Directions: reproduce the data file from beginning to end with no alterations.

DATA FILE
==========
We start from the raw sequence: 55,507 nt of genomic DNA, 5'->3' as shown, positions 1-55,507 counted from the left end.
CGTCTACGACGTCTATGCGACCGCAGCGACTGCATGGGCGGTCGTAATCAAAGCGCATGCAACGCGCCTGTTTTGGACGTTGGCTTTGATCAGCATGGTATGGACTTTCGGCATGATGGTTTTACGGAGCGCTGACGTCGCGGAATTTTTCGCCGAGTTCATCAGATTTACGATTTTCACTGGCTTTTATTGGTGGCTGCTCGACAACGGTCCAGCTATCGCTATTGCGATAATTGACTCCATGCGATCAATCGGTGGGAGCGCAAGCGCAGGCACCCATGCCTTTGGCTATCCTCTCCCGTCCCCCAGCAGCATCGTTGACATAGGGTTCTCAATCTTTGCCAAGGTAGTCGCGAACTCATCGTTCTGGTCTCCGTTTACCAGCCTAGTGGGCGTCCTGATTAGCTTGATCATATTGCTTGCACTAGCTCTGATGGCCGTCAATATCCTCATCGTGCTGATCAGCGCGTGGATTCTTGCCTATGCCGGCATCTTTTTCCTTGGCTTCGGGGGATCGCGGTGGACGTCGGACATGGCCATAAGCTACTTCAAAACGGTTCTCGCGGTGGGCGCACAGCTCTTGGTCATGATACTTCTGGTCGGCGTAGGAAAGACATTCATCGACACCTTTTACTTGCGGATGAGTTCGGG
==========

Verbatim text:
We start from the raw sequence: 55,507 nt of genomic DNA, 5'->3' as shown, positions 1-55,507 counted from the left end.
CGTCTACGACGTCTATGCGACCGCAGCGACTGCATGGGCGGTCGTAATCAAAGCGCATGCAACGCGCCTGTTTTGGACGTTGGCTTTGATCAGCATGGTATGGACTTTCGGCATGATGGTTTTACGGAGCGCTGACGTCGCGGAATTTTTCGCCGAGTTCATCAGATTTACGATTTTCACTGGCTTTTATTGGTGGCTGCTCGACAACGGTCCAGCTATCGCTATTGCGATAATTGACTCCATGCGATCAATCGGTGGGAGCGCAAGCGCAGGCACCCATGCCTTTGGCTATCCTCTCCCGTCCCCCAGCAGCATCGTTGACATAGGGTTCTCAATCTTTGCCAAGGTAGTCGCGAACTCATCGTTCTGGTCTCCGTTTACCAGCCTAGTGGGCGTCCTGATTAGCTTGATCATATTGCTTGCACTAGCTCTGATGGCCGTCAATATCCTCATCGTGCTGATCAGCGCGTGGATTCTTGCCTATGCCGGCATCTTTTTCCTTGGCTTCGGGGGATCGCGGTGGACGTCGGACATGGCCATAAGCTACTTCAAAACGGTTCTCGCGGTGGGCGCACAGCTCTTGGTCATGATACTTCTGGTCGGCGTAGGAAAGACATTCATCGACACCTTTTACTTGCGGATGAGTTCGGG